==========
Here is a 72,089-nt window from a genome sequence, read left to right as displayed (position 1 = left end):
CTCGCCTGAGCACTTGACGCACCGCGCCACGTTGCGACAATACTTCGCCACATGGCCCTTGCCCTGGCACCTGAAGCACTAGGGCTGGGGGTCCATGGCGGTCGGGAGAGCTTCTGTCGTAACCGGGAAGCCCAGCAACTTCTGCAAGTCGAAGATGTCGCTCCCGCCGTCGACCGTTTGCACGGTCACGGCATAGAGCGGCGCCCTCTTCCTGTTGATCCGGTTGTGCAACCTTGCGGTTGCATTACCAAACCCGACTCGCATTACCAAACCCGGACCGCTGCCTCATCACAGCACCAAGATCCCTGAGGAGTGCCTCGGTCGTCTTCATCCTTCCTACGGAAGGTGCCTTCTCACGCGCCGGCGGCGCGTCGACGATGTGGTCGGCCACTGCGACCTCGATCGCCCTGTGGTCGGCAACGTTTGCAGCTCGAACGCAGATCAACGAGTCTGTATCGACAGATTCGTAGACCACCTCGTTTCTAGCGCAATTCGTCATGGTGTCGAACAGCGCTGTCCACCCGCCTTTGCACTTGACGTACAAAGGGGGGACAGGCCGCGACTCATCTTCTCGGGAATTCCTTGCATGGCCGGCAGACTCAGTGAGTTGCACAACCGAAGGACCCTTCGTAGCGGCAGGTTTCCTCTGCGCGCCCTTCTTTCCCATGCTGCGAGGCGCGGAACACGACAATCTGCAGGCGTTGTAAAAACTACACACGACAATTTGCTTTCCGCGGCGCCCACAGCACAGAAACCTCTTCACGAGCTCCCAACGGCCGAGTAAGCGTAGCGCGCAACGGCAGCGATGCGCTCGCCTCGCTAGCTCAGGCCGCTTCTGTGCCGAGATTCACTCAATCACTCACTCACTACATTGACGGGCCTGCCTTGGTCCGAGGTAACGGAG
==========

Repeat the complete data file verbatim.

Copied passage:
Here is a 72,089-nt window from a genome sequence, read left to right as displayed (position 1 = left end):
CTCGCCTGAGCACTTGACGCACCGCGCCACGTTGCGACAATACTTCGCCACATGGCCCTTGCCCTGGCACCTGAAGCACTAGGGCTGGGGGTCCATGGCGGTCGGGAGAGCTTCTGTCGTAACCGGGAAGCCCAGCAACTTCTGCAAGTCGAAGATGTCGCTCCCGCCGTCGACCGTTTGCACGGTCACGGCATAGAGCGGCGCCCTCTTCCTGTTGATCCGGTTGTGCAACCTTGCGGTTGCATTACCAAACCCGACTCGCATTACCAAACCCGGACCGCTGCCTCATCACAGCACCAAGATCCCTGAGGAGTGCCTCGGTCGTCTTCATCCTTCCTACGGAAGGTGCCTTCTCACGCGCCGGCGGCGCGTCGACGATGTGGTCGGCCACTGCGACCTCGATCGCCCTGTGGTCGGCAACGTTTGCAGCTCGAACGCAGATCAACGAGTCTGTATCGACAGATTCGTAGACCACCTCGTTTCTAGCGCAATTCGTCATGGTGTCGAACAGCGCTGTCCACCCGCCTTTGCACTTGACGTACAAAGGGGGGACAGGCCGCGACTCATCTTCTCGGGAATTCCTTGCATGGCCGGCAGACTCAGTGAGTTGCACAACCGAAGGACCCTTCGTAGCGGCAGGTTTCCTCTGCGCGCCCTTCTTTCCCATGCTGCGAGGCGCGGAACACGACAATCTGCAGGCGTTGTAAAAACTACACACGACAATTTGCTTTCCGCGGCGCCCACAGCACAGAAACCTCTTCACGAGCTCCCAACGGCCGAGTAAGCGTAGCGCGCAACGGCAGCGATGCGCTCGCCTCGCTAGCTCAGGCCGCTTCTGTGCCGAGATTCACTCAATCACTCACTCACTACATTGACGGGCCTGCCTTGGTCCGAGGTAACGGAG